We left you with a cliff hanger yesterday. So, if Moranga squash wasn’t our favorite pumpkin variety to grow…exactly what was the variety that did actually fill that spot?
Introducing our Galeux D’Eysine! Often declared as one of the “ugliest” pumpkins you could possibly grow, despite this, there are very good reasons this one is number one in our pumpkin line up. We’ve been taken by this pumpkin’s charming attributes and love that it throws those “perfect pumpkin” lovers for a loop.
This variety has been exceptionally productive for us when grown in the north. Often putting on three to four pumpkins per plant, all weighing in between 10 to 20 pounds, it’s an exceptional yielder for us. A French heirloom variety, the heavy wart-like “imperfections” found on this winter squash are definitely part of the charm for us. Easily producing within 80 to 100 days, and not shy of a cooler summer, this pumpkin variety is absolutely perfect for our growing environment.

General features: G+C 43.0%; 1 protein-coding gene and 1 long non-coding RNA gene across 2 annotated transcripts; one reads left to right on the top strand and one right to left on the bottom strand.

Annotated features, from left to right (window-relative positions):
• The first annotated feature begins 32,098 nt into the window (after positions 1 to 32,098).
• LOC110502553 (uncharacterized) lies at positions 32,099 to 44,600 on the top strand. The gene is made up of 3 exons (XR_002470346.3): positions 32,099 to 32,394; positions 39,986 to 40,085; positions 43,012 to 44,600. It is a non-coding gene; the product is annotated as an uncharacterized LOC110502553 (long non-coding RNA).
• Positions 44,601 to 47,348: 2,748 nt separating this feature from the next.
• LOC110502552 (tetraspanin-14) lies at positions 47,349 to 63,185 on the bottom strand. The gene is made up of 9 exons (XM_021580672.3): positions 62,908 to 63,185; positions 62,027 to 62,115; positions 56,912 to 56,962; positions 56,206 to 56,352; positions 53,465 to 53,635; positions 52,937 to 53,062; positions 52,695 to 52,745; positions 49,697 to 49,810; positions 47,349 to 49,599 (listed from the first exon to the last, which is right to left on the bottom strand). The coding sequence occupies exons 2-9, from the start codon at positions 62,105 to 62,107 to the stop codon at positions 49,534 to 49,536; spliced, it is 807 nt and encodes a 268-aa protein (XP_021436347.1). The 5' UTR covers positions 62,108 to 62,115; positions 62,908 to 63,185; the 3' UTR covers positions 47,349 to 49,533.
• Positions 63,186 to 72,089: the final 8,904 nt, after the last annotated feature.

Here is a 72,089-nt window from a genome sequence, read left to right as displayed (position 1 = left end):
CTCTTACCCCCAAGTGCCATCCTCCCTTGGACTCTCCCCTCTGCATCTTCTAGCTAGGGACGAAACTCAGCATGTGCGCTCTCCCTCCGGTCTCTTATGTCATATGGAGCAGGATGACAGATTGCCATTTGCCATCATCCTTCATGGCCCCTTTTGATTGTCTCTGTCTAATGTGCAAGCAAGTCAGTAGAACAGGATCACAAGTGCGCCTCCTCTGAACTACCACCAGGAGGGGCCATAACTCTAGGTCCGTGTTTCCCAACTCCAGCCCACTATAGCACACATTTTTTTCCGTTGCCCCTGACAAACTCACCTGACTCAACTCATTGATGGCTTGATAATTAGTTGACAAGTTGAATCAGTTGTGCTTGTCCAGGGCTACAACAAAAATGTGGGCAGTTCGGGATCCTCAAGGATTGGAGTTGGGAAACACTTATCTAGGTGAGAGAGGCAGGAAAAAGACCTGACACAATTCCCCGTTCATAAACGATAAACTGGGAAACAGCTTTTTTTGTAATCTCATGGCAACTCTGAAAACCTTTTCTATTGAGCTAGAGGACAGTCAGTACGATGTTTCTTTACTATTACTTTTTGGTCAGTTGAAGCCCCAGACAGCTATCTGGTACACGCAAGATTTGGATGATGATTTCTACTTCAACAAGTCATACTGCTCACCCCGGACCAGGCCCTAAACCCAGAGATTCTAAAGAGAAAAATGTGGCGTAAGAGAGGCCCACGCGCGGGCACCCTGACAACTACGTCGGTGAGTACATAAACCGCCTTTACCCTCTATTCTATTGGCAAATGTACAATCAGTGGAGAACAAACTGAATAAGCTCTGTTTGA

You might find this squash less attractive than your average variety, but as far as taste goes? It’s unmatched. The sweet and sugary flesh makes some of the best pumpkin pies we’ve ever made, hands down. The culinary uses hardly stop there, though. You can use this squash in soups, sauces and even just straight up baked or roasted as a delicious side dish. Whether you aim for sweet or savory, this squash holds its own better than most other winter squash varieties we’ve ever grown.
This winter squash variety has been cultivated as far back as the mid 1800’s. It’s name in French roughly translates to “embroidered with scabs from Eysines.” If you didn’t know, Eysines is small French town, population of about 25,000. Interestingly, this variety didn’t hit the United States until the mid-90’s, when it was brought over all the way from France to compete in a US based squash festival. We’ve been growing it for at least fifteen years now and is one of those varieties that is perpetually in our seed bank.
We proudly grow this variety and it’s often used in our indoor decorative fall showcases that we put up for our celebration of our favorite season. From here, it commonly goes into pumpkin pies and squash soups, providing a massive input into our fall and winter caloric intake. It’s a signature squash that we truly love and will probably be part of our annual growing season into perpetuity!